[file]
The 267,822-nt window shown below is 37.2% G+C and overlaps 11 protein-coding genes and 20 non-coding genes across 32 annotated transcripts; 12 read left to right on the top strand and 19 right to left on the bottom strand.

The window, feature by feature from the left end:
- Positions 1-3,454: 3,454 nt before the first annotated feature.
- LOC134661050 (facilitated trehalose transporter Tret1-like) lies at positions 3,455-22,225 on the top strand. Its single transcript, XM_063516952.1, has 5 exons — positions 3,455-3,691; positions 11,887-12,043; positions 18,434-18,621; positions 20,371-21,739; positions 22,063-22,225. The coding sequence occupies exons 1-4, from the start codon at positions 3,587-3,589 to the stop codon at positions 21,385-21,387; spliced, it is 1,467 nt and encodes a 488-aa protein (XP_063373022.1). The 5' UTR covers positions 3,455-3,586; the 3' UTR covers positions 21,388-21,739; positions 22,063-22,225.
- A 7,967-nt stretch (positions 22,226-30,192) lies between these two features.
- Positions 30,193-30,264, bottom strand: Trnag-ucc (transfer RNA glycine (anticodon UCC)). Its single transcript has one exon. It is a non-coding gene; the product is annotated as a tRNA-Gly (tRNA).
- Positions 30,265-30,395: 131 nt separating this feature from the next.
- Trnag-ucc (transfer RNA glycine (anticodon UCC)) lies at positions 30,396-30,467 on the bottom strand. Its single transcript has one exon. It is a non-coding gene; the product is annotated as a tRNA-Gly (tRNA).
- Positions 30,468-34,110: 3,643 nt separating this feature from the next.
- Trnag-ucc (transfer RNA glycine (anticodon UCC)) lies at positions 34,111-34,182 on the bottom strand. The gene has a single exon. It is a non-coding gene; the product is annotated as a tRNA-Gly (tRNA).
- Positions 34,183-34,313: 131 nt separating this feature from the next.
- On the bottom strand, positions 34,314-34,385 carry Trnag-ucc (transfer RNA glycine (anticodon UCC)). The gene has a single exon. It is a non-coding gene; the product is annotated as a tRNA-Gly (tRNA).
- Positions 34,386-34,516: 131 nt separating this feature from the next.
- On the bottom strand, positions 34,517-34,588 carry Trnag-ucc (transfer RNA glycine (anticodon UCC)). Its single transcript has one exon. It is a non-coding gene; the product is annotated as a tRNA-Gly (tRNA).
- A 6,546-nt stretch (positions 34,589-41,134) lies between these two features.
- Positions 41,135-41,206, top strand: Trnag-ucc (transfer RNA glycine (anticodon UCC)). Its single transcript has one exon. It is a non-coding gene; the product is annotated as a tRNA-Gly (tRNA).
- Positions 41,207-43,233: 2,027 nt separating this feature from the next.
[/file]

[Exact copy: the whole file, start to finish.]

The 267,822-nt window shown below is 37.2% G+C and overlaps 11 protein-coding genes and 20 non-coding genes across 32 annotated transcripts; 12 read left to right on the top strand and 19 right to left on the bottom strand.

The window, feature by feature from the left end:
- Positions 1-3,454: 3,454 nt before the first annotated feature.
- LOC134661050 (facilitated trehalose transporter Tret1-like) lies at positions 3,455-22,225 on the top strand. Its single transcript, XM_063516952.1, has 5 exons — positions 3,455-3,691; positions 11,887-12,043; positions 18,434-18,621; positions 20,371-21,739; positions 22,063-22,225. The coding sequence occupies exons 1-4, from the start codon at positions 3,587-3,589 to the stop codon at positions 21,385-21,387; spliced, it is 1,467 nt and encodes a 488-aa protein (XP_063373022.1). The 5' UTR covers positions 3,455-3,586; the 3' UTR covers positions 21,388-21,739; positions 22,063-22,225.
- A 7,967-nt stretch (positions 22,226-30,192) lies between these two features.
- Positions 30,193-30,264, bottom strand: Trnag-ucc (transfer RNA glycine (anticodon UCC)). Its single transcript has one exon. It is a non-coding gene; the product is annotated as a tRNA-Gly (tRNA).
- Positions 30,265-30,395: 131 nt separating this feature from the next.
- Trnag-ucc (transfer RNA glycine (anticodon UCC)) lies at positions 30,396-30,467 on the bottom strand. Its single transcript has one exon. It is a non-coding gene; the product is annotated as a tRNA-Gly (tRNA).
- Positions 30,468-34,110: 3,643 nt separating this feature from the next.
- Trnag-ucc (transfer RNA glycine (anticodon UCC)) lies at positions 34,111-34,182 on the bottom strand. The gene has a single exon. It is a non-coding gene; the product is annotated as a tRNA-Gly (tRNA).
- Positions 34,183-34,313: 131 nt separating this feature from the next.
- On the bottom strand, positions 34,314-34,385 carry Trnag-ucc (transfer RNA glycine (anticodon UCC)). The gene has a single exon. It is a non-coding gene; the product is annotated as a tRNA-Gly (tRNA).
- Positions 34,386-34,516: 131 nt separating this feature from the next.
- On the bottom strand, positions 34,517-34,588 carry Trnag-ucc (transfer RNA glycine (anticodon UCC)). Its single transcript has one exon. It is a non-coding gene; the product is annotated as a tRNA-Gly (tRNA).
- A 6,546-nt stretch (positions 34,589-41,134) lies between these two features.
- Positions 41,135-41,206, top strand: Trnag-ucc (transfer RNA glycine (anticodon UCC)). Its single transcript has one exon. It is a non-coding gene; the product is annotated as a tRNA-Gly (tRNA).
- Positions 41,207-43,233: 2,027 nt separating this feature from the next.